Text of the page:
Clarence Fisher on Classroom Studios

Clarence Fisher of Remote Access has been kind enough to work through some thoughts on creating a classroom studio on his blog. I find his insights and questions helpful as I try to more fully realize my goal of making my classroom more construtivist and less legalistic.

I can’t help but pine for what he is attempting as I look ahead toward two major standardized assessments this year. While I wish for more freedom to give my students space to explore their interests and see the power of language, my time is being chipped away to make standard-based assessments, test and quizzes that mirror the state assessments, and lessons that teach a narrow set of concepts that every eighth grade student must have minimal mastery (lord, is that an oxymoron or what?!). Sometimes I feel like Moses as I look at all the amazing potential technology has to frame real learning (skills and desire as opposed to lists of concepts, etc.). Moses asked god to let him see the promise land even though he knew he would never step foot in it. I look at the “put out the fire” mentality of education today and get impatient and frustrated. A quick pedagogical revolution (another oxymoron) could unleash a time of learning not seen since The Enlightenment, yet I sit on my hill stealing glances into the future as I make sure my multiple choice quiz is formatted with the proper rotating sets of letters that parallel the writing test in March.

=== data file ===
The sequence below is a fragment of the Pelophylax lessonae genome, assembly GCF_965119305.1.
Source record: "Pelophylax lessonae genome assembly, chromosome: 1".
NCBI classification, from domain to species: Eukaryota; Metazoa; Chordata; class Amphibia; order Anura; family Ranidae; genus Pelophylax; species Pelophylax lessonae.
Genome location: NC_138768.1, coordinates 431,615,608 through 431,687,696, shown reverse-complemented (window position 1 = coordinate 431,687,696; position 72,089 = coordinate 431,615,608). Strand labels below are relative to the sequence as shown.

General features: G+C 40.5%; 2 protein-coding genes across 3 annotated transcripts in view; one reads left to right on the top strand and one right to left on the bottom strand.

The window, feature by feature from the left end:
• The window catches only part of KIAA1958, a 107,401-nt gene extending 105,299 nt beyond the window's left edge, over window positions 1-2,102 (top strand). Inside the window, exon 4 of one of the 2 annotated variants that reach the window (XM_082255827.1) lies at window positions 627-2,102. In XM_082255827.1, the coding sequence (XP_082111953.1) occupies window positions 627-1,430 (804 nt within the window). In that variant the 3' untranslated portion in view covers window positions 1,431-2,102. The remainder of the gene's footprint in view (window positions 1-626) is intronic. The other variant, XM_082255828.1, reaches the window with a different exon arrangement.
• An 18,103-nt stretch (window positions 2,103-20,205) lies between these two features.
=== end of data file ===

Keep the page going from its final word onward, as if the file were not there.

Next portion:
Thanks for letting me vent. We still fight the good fight, but it’s hard to be bridled.  Below you will find links to Clarence’s posts on the subject of Classroom Studios along with the wiki.

Initial Post

Networks vs. Studios

Further Reflection

Making Changes

Visions of a Studio

Unit Planning

The Wiki